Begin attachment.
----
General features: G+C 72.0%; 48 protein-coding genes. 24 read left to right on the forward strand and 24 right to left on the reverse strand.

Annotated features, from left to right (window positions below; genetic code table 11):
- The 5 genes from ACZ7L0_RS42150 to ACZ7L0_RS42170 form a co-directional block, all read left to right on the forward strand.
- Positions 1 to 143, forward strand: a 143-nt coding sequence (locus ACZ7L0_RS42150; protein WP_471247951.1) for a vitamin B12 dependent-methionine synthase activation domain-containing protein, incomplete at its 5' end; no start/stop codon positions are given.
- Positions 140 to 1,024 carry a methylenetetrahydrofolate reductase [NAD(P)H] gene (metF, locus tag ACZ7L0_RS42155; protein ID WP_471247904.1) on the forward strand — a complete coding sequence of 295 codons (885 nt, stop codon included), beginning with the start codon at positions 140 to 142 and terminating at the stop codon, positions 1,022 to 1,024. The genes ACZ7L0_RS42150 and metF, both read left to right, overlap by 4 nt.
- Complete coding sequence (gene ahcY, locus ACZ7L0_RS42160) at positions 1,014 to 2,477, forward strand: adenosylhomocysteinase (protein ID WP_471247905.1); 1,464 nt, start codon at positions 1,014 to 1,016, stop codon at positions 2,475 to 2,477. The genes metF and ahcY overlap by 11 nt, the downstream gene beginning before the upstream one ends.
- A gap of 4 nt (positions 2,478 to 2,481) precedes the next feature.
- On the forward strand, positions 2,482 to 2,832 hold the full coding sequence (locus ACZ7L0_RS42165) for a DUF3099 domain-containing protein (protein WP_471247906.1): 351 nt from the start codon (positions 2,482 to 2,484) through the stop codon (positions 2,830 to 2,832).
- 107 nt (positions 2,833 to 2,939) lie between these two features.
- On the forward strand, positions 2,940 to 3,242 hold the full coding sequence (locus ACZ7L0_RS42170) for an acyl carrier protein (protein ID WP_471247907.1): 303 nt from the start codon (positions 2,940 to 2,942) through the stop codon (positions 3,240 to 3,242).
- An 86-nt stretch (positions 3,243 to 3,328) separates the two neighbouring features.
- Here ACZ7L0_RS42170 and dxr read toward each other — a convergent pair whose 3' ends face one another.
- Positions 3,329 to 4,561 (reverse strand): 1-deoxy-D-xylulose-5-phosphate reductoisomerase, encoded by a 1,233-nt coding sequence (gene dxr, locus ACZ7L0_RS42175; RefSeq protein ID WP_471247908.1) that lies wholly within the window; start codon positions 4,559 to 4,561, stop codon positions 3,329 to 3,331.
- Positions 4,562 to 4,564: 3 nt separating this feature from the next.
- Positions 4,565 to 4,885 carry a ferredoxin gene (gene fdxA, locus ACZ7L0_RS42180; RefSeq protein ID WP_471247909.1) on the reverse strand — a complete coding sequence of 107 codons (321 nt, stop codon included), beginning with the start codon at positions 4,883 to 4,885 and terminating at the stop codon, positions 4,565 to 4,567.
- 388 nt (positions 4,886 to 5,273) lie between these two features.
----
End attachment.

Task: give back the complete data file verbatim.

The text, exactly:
General features: G+C 72.0%; 48 protein-coding genes. 24 read left to right on the forward strand and 24 right to left on the reverse strand.

Annotated features, from left to right (window positions below; genetic code table 11):
- The 5 genes from ACZ7L0_RS42150 to ACZ7L0_RS42170 form a co-directional block, all read left to right on the forward strand.
- Positions 1 to 143, forward strand: a 143-nt coding sequence (locus ACZ7L0_RS42150; protein WP_471247951.1) for a vitamin B12 dependent-methionine synthase activation domain-containing protein, incomplete at its 5' end; no start/stop codon positions are given.
- Positions 140 to 1,024 carry a methylenetetrahydrofolate reductase [NAD(P)H] gene (metF, locus tag ACZ7L0_RS42155; protein ID WP_471247904.1) on the forward strand — a complete coding sequence of 295 codons (885 nt, stop codon included), beginning with the start codon at positions 140 to 142 and terminating at the stop codon, positions 1,022 to 1,024. The genes ACZ7L0_RS42150 and metF, both read left to right, overlap by 4 nt.
- Complete coding sequence (gene ahcY, locus ACZ7L0_RS42160) at positions 1,014 to 2,477, forward strand: adenosylhomocysteinase (protein ID WP_471247905.1); 1,464 nt, start codon at positions 1,014 to 1,016, stop codon at positions 2,475 to 2,477. The genes metF and ahcY overlap by 11 nt, the downstream gene beginning before the upstream one ends.
- A gap of 4 nt (positions 2,478 to 2,481) precedes the next feature.
- On the forward strand, positions 2,482 to 2,832 hold the full coding sequence (locus ACZ7L0_RS42165) for a DUF3099 domain-containing protein (protein WP_471247906.1): 351 nt from the start codon (positions 2,482 to 2,484) through the stop codon (positions 2,830 to 2,832).
- 107 nt (positions 2,833 to 2,939) lie between these two features.
- On the forward strand, positions 2,940 to 3,242 hold the full coding sequence (locus ACZ7L0_RS42170) for an acyl carrier protein (protein ID WP_471247907.1): 303 nt from the start codon (positions 2,940 to 2,942) through the stop codon (positions 3,240 to 3,242).
- An 86-nt stretch (positions 3,243 to 3,328) separates the two neighbouring features.
- Here ACZ7L0_RS42170 and dxr read toward each other — a convergent pair whose 3' ends face one another.
- Positions 3,329 to 4,561 (reverse strand): 1-deoxy-D-xylulose-5-phosphate reductoisomerase, encoded by a 1,233-nt coding sequence (gene dxr, locus ACZ7L0_RS42175; RefSeq protein ID WP_471247908.1) that lies wholly within the window; start codon positions 4,559 to 4,561, stop codon positions 3,329 to 3,331.
- Positions 4,562 to 4,564: 3 nt separating this feature from the next.
- Positions 4,565 to 4,885 carry a ferredoxin gene (gene fdxA, locus ACZ7L0_RS42180; RefSeq protein ID WP_471247909.1) on the reverse strand — a complete coding sequence of 107 codons (321 nt, stop codon included), beginning with the start codon at positions 4,883 to 4,885 and terminating at the stop codon, positions 4,565 to 4,567.
- 388 nt (positions 4,886 to 5,273) lie between these two features.